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BEEF Magazine is the source for beef production, management and market news.
February 8, 2016
If there’s an animal health problem that needs solving, it’s shipping fever, or BRDC. That’s because bovine respiratory disease complex (BRDC) continues to be the leading cause of cattle sickness and death in feedlots and stocker cattle operations, costing the industry more than $1 billion annually.
Worse, both data and daily experience suggest managing and treating cattle with BRDC is more difficult than ever, despite more advanced vaccines and antibiotics. That’s why plenty of folks had their fingers crossed when researchers began the Bovine Respiratory Disease Coordinated Agricultural Project (BRD CAP) several years ago.
In simple terms, researchers are exploring whether genes affecting BRDC susceptibility can be identified, and if so, whether those genes occur with enough frequency and heritability to offer selection potential. Researchers are in the last year of the five-year project, but are seeking a one-year extension.
Diagnosing BRDC is an inexact science. For every head exhibiting clinical symptoms, others affected by BRDC are able to hide their symptoms and go unnoticed — and untreated.
“What’s exciting is that some people didn’t think we’d find much difference,” says Holly Neibergs, a beef cattle geneticist at Washington State University and a member of the BRD CAP team. “But, there are some genes that have large enough effects that we believe we can select for the variants that reduce BRDC susceptibility and make a difference.”
The difference would be huge. Working with the feedlot data collected as part of the project, BRD CAP economists used the most current national estimate of 16.2% BRDC prevalence in feedlots.
They calculate that 4,071,854 feedlot cattle were likely afflicted with BRDC in 2013. Based on a single treatment cost and lost carcass value, they say a conservative estimate is $253.97 lost per head. That’s an estimated total of $1.034 billion lost by the feedlot industry.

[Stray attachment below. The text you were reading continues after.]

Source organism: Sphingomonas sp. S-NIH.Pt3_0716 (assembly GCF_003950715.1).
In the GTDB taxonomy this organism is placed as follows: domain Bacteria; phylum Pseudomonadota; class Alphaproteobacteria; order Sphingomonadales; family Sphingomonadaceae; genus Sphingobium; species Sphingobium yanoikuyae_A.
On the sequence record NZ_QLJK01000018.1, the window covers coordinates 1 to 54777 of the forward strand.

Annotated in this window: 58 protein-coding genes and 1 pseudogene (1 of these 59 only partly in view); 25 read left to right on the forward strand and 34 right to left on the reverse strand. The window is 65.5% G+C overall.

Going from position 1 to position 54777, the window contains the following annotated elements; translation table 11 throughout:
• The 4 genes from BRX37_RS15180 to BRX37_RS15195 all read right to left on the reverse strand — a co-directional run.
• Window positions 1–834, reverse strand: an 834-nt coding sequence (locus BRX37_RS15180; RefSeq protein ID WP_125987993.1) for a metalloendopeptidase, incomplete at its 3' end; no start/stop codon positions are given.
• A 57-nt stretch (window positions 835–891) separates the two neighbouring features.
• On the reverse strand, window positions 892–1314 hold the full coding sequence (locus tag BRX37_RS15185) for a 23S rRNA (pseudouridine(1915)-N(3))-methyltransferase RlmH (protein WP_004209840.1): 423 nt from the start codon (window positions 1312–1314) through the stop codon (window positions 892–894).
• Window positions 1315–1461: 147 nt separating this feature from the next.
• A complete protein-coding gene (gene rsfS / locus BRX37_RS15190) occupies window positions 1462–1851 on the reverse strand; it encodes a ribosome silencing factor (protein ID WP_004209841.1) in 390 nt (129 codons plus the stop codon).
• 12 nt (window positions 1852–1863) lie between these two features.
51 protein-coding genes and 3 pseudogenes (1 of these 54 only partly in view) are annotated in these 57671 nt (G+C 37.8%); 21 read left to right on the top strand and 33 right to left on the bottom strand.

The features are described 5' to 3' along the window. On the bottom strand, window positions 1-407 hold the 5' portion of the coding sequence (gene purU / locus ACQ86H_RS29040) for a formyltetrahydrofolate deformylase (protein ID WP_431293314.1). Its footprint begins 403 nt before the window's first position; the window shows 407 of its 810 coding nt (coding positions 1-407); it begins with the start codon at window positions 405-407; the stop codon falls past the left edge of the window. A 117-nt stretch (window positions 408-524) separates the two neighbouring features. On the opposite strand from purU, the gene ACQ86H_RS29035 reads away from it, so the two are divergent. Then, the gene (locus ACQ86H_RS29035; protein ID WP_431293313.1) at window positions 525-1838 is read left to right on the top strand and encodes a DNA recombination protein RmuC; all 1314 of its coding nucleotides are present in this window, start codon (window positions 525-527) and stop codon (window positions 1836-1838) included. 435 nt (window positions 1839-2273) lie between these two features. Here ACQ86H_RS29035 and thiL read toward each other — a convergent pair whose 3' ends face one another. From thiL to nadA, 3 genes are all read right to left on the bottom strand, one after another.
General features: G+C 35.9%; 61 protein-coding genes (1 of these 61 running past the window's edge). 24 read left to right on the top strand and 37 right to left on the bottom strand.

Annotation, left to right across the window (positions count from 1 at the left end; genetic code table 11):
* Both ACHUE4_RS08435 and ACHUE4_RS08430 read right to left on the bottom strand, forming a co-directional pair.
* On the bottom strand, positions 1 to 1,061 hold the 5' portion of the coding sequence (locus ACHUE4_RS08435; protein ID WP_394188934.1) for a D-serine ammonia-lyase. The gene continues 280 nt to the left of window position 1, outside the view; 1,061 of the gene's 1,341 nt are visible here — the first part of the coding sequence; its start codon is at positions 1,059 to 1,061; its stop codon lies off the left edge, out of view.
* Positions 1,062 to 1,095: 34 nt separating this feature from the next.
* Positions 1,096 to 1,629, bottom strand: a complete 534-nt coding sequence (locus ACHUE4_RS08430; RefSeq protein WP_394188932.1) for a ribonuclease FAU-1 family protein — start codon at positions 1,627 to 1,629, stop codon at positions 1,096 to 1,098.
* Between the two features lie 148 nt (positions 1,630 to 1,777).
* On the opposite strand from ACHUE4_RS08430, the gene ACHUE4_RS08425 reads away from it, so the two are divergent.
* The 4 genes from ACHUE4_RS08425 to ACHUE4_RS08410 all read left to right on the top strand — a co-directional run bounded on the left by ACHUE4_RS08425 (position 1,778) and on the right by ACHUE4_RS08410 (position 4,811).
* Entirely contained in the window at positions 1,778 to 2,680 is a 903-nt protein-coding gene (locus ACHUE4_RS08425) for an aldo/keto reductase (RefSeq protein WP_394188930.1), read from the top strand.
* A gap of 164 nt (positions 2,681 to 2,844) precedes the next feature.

The BRD CAP is a unique, collaborative project — funded by the USDA National Institute of Food and Agriculture — comprised of six land-grant universities, the Agricultural Research Service and an interdisciplinary team of 27 researchers that includes veterinarians, geneticists, microbiologists, epidemiologists, animal behaviorists and livestock economists. All have experience with BRDC from the vantage point of their specialties, which include immunology, epigenetics and quantitative genetics. You can find more of the specifics at brdcomplex.org, which is a site dedicated to the project.
The project looks at BRDC susceptibility, separately, in both beef cattle and dairy cattle. For beef, DNA was collected from 1,000 head of Bos taurus, crossbred feedlot cattle in Washington, and another 1,000 head from a feedlot in Colorado. Researchers screened hundreds of thousands of head via cooperative dairies and feedlots in order to identify candidates that were more or less susceptible to BRDC.
At the beginning of the year, researchers were completing the first analysis of feedlot data. “The heritability of BRD susceptibility in the 2,000 beef feedlot animals is similar to, or a little better than, what we found in the Holstein calves,” Neibergs says. For dairy, BRDC susceptibility is estimated to be moderately heritable at 0.21.
That’s a higher level of heritability than achieved in previous field studies. Researchers believe one reason is their use of an objective scoring system to more precisely diagnose BRDC.
So, identifying genomic regions associated with BRDC susceptibility offers the potential to create commercial assays that could be used to determine susceptibility levels of individual cattle. Ultimately, it also means breed associations, AI companies and the like could incorporate the identified genes into breeding values and genetic evaluation, so that producers could select cattle less likely to produce calves susceptible to BRDC.
Both of those possibilities are likely at least a couple of years down the road.
To understand why, it will pay to hobble your pony, as this part of the explanation tends to run fast and deep for many of us.
Forgetting the genomics discussion for a moment, diagnosing BRDC is inexact at best. For every head exhibiting a telling clinical symptom like a snotty nose, runny eyes, droopy ears or a cough, countless others affected by BRDC go unnoticed — and untreated. Lung lesions from infected and presumably healthy calves underscore that fact in a variety of studies.
In the BRD CAP, 67.7% of the cattle diagnosed with BRDC had lung lesions; 67.2% of the healthy control population did.